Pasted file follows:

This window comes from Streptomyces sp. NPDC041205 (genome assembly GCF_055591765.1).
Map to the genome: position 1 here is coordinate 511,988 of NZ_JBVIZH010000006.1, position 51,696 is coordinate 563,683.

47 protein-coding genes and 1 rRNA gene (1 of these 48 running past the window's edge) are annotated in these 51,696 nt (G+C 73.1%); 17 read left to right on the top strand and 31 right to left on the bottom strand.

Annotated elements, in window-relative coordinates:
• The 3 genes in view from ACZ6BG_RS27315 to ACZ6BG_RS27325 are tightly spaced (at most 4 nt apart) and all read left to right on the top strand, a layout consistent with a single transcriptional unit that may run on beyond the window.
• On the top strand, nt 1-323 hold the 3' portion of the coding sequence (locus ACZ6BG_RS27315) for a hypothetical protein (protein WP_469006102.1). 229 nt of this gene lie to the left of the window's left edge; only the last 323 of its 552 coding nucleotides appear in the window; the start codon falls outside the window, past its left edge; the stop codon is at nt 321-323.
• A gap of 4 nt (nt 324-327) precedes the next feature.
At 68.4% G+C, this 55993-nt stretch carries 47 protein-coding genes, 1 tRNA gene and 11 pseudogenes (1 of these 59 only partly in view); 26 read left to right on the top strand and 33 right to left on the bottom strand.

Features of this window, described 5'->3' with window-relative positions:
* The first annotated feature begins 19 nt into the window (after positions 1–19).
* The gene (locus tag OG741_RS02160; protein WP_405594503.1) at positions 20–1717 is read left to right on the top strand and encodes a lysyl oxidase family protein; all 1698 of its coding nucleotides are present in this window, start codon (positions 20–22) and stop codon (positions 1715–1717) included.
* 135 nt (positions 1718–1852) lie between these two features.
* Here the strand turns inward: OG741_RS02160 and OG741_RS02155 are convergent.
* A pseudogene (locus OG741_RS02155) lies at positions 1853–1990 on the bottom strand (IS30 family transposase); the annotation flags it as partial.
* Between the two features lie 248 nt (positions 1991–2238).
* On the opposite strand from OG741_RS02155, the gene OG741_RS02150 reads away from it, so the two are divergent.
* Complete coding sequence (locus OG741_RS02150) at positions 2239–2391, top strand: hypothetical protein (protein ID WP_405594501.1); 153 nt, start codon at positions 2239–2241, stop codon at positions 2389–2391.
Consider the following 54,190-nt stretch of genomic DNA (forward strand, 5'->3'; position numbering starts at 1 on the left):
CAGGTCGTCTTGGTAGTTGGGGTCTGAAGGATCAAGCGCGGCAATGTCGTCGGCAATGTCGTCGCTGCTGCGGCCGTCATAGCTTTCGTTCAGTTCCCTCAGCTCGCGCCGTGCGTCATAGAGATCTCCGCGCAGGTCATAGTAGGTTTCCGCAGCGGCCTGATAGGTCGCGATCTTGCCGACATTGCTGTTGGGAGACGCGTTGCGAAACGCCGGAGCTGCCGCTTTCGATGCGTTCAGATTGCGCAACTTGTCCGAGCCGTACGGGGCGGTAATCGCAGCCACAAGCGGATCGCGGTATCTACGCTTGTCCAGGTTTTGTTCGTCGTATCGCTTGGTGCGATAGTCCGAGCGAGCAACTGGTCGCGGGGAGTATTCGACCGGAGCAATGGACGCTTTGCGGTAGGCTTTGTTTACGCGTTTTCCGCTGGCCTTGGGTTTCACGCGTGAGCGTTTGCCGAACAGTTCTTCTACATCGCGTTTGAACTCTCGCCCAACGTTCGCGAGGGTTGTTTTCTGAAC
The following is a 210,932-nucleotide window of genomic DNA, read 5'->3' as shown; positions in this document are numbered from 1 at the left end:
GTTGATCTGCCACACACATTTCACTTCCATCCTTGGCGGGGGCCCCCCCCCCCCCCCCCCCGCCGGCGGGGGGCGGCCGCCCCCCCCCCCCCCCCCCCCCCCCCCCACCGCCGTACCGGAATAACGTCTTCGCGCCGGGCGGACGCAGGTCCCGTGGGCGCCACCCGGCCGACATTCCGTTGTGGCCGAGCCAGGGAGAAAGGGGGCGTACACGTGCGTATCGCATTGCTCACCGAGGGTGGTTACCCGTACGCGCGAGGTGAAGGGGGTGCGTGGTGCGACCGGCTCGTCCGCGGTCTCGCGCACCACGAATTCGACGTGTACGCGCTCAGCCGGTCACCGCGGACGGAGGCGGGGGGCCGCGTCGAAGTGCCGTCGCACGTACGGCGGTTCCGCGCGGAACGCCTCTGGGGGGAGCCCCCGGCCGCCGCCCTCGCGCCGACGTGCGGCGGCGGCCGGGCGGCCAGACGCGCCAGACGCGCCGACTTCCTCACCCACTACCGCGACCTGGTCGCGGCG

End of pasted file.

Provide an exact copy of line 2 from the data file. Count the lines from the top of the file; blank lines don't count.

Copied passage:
Map to the genome: position 1 here is coordinate 511,988 of NZ_JBVIZH010000006.1, position 51,696 is coordinate 563,683.